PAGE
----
Introduction

The Minister for Finance delivered his Budget on 5 December, 2012.  The Budget measures are expected to generate tax increases of approximately €1.25bn and expenditure cuts in the region of €2.25bn.  As unpalatable as they are, the Budget measures represent an important continuation of the steps we need to take to address the imbalance in the country’s public finances.  The steps that are being taken send a consistent and significant message to the international community that Ireland is prepared to take the difficult decisions to put its finances in order.  As with previous Budgets, the measures will have an impact across society as a whole.  However, the Budget deficit needs to be contained and economic growth needs to be supported.  Budget 2013 represents the furtherance of that process.

Encouragingly, the Minister for Finance noted in his Budget speech that, “there are manifest signs that the country is emerging from the worst of the crisis and that the efforts of the Irish people, despite the hardship, are leading to success” and he acknowledges that, for the Government, a growing and developing economy which provides a fulfilling life and standard of living is the real measure of success.  The Government has recommitted itself to meeting the conditions of the bailout programme and the task of growing and developing the economy, with a particular emphasis on small and medium sized enterprises (“SMEs”). The continuing recovery of the economy is dependant on the success of indigenous enterprise.  In this regard, the Minister for Finance announced the bringing forward of a 10 point Tax Reform Plan to assist SMEs in accessing funding more easily, reducing the costs associated with the administrative burden of the tax compliance process and supporting the creation of jobs.  Some of the key measures referred to in the Budget speech from the 10 point Tax Reform Plan include the following:

  • Enhancing the corporation tax exemption for start up companies to allow unused tax relief to be carried forward;
  • Increasing the threshold for the cash receipts basis of accounting for VAT from €1m to €1.25m and amending the de-minimus level of the close company surcharge to improve cash flow;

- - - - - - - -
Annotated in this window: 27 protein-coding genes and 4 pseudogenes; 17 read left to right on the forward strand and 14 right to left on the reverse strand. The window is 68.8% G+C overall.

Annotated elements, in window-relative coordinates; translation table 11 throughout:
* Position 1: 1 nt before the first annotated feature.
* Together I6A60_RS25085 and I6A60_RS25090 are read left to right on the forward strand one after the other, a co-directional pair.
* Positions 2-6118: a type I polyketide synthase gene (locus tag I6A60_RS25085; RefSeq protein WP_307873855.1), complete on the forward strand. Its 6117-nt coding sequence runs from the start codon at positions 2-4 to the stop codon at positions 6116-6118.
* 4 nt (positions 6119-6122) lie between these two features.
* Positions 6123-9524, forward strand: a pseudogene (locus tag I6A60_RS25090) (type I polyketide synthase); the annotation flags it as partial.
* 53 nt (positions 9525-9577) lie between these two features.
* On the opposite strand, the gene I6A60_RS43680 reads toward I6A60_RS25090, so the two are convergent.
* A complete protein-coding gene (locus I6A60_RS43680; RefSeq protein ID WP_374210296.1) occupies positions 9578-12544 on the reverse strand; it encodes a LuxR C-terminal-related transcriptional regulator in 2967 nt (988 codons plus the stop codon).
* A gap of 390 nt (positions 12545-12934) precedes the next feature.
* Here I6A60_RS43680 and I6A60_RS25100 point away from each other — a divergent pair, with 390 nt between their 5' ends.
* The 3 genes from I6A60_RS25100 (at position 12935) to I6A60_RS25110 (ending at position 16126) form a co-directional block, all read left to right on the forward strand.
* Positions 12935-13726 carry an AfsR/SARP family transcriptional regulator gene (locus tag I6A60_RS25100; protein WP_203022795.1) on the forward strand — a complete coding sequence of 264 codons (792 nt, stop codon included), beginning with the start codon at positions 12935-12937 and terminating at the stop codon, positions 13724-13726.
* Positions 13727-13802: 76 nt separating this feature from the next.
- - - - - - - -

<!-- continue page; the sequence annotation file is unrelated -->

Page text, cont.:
• In a welcome development, the initial research and development (“R & D”) expenditure eligible for the tax credit is to be doubled to €200,000 to encourage innovation and business expansion;
  • The foreign earnings deduction or FED which allows certain employees who carry out part of the duties of their employment in Brazil, Russia, India, China or South Africa (“BRICS”) tax relief on a portion of their income is being extended to other countries to support the export led economy.

The Minister for Finance also announced a new initiative, PlusOne, which is intended to encourage employers to hire individuals that are long term unemployed and which ultimately will replace the current Job Assist and Employer PRSI incentive schemes.  Details of the scheme are to be announced at a later date.  There are also some welcome changes for the aviation sector, the farming sector, the film industry, tourism and the property market.  The latter will welcome the introduction of a new Real Estate Investment Trust regime.  Overall, while the incentives proposed are very welcome and much needed, the limited flexibility available to the Government in this regard is quite evident.

The principal taxation measures of interest to business are summarised below:

Business Tax

Budget 2013 reaffirms the Government’s commitment to maintaining the 12.5% corporation tax rate and no change to the rate was made.  This is in line with the Government’s overall corporation tax strategy including low rate corporation tax, a competitive R&D tax credit regime and the reputation of a transparent corporation tax system with a growing number of international tax treaties.

The current rate of capital gains tax of 30% is to increase to 33% with effect from midnight on 5 December 2012.  For the fifth successive year, the Minister for Finance has increased the rate of Deposit Interest Retention Tax (“DIRT”) from 30% to 33%.  In line with previous years the exit tax on life assurance policies and investment funds will also increase by 3% to 33%.  The new rates are to apply from 1 January 2013.